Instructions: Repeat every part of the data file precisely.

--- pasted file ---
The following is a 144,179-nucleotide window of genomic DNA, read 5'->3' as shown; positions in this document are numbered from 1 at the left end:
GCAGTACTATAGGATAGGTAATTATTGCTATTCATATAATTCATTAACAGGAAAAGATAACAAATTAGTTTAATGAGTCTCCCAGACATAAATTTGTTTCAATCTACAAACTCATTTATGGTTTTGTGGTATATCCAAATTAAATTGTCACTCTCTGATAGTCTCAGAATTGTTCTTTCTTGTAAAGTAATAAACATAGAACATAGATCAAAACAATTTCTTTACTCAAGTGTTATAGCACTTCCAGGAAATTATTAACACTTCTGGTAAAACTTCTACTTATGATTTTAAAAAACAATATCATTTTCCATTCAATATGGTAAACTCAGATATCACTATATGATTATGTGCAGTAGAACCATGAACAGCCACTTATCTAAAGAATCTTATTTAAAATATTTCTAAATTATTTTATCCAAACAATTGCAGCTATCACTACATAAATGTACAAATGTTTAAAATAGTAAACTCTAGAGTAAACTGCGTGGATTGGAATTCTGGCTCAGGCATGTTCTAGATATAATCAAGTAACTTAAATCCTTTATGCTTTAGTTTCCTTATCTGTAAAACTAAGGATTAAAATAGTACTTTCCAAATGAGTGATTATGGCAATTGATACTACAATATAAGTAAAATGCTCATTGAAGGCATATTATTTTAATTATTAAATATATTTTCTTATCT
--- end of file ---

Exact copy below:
The following is a 144,179-nucleotide window of genomic DNA, read 5'->3' as shown; positions in this document are numbered from 1 at the left end:
GCAGTACTATAGGATAGGTAATTATTGCTATTCATATAATTCATTAACAGGAAAAGATAACAAATTAGTTTAATGAGTCTCCCAGACATAAATTTGTTTCAATCTACAAACTCATTTATGGTTTTGTGGTATATCCAAATTAAATTGTCACTCTCTGATAGTCTCAGAATTGTTCTTTCTTGTAAAGTAATAAACATAGAACATAGATCAAAACAATTTCTTTACTCAAGTGTTATAGCACTTCCAGGAAATTATTAACACTTCTGGTAAAACTTCTACTTATGATTTTAAAAAACAATATCATTTTCCATTCAATATGGTAAACTCAGATATCACTATATGATTATGTGCAGTAGAACCATGAACAGCCACTTATCTAAAGAATCTTATTTAAAATATTTCTAAATTATTTTATCCAAACAATTGCAGCTATCACTACATAAATGTACAAATGTTTAAAATAGTAAACTCTAGAGTAAACTGCGTGGATTGGAATTCTGGCTCAGGCATGTTCTAGATATAATCAAGTAACTTAAATCCTTTATGCTTTAGTTTCCTTATCTGTAAAACTAAGGATTAAAATAGTACTTTCCAAATGAGTGATTATGGCAATTGATACTACAATATAAGTAAAATGCTCATTGAAGGCATATTATTTTAATTATTAAATATATTTTCTTATCT